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Types of errors that strict mode catches (that would otherwise be ignored)

Andrew Borstein asked a few follow-up questions to Monday’s article about strict mode over in my Vanilla JS Slack Room.

Yesterday, I clarified where to enable strict mode in your scripts. Today, let’s talk about the kinds of errors it catches.

What’s an example of an error that would be silent without [strict mode]?

Types of errors that would get ignored without strict mode include…

  1. Missing semicolons after variable declarations.
  2. Calling a variable that hasn’t be explicitly set.
  3. Redefining a variable that’s already been defined.

For example…

// Missing semicolon
var someVar = 'this is my variable'

// Undefined variable
var anotherVar = 'another variable'; // No error
anotherVar = 'change variable value'; // No error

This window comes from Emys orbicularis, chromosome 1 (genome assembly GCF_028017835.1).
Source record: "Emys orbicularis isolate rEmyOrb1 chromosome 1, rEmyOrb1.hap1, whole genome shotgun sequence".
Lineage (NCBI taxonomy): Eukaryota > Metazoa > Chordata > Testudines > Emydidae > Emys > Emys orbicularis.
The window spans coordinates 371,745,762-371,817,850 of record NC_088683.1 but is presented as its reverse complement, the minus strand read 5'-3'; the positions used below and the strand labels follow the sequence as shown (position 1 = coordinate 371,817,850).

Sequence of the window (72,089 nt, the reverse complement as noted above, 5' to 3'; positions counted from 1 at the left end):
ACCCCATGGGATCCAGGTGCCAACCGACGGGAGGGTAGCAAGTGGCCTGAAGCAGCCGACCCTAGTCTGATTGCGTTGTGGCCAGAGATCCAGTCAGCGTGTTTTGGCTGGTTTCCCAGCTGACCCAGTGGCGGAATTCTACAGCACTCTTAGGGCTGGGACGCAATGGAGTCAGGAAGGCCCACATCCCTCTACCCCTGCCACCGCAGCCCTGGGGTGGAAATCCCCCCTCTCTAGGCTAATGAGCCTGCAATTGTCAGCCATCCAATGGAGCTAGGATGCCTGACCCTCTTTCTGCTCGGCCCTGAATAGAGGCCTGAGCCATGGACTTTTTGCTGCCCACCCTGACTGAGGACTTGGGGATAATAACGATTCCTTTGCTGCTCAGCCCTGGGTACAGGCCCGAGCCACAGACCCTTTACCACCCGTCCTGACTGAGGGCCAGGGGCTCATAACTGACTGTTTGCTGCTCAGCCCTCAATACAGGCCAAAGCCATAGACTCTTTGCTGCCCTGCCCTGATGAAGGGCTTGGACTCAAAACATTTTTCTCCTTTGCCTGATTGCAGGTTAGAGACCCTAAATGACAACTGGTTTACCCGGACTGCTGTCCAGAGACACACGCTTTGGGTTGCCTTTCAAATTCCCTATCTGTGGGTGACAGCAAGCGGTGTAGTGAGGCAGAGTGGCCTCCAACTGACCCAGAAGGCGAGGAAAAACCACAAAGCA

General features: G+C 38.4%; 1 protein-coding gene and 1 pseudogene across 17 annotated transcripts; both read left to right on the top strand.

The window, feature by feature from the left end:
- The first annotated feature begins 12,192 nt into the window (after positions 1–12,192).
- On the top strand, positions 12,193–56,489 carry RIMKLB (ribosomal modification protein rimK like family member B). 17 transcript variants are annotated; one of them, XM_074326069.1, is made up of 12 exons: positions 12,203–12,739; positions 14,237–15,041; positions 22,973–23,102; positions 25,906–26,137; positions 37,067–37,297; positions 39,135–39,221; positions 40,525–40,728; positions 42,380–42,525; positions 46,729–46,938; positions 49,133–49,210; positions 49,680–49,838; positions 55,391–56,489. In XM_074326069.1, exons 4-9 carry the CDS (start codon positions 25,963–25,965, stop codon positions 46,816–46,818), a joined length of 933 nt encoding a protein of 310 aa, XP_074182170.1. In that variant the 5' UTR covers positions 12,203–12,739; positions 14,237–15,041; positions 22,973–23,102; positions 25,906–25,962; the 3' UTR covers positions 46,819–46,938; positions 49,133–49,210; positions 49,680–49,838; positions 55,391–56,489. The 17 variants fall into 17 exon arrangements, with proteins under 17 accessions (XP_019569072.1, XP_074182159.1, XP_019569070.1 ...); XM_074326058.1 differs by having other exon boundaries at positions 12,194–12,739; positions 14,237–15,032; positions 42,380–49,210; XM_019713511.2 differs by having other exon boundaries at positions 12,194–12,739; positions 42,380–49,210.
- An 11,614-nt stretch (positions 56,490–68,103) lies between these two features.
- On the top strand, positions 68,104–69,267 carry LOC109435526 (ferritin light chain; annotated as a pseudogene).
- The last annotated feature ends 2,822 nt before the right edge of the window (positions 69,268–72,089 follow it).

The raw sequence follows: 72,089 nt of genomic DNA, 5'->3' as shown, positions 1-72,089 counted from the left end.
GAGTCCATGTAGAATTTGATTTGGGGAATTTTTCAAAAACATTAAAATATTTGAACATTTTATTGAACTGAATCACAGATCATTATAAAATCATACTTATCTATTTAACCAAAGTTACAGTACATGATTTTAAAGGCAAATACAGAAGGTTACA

aThirdVar = 'a third variable'; // Error. Not yet been defined with `var`

// Previously defined variable
anotherVar = 'change variable value'; // No error. You're changing the value of a previously set variable
var anotherVar = 'change the value again'; // Error. The variable has already been set, so you should leave off the `var`, which implies it's a new variable

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Have any questions or comments about this post? Email me at or contact me on Twitter at @ChrisFerdinandi.

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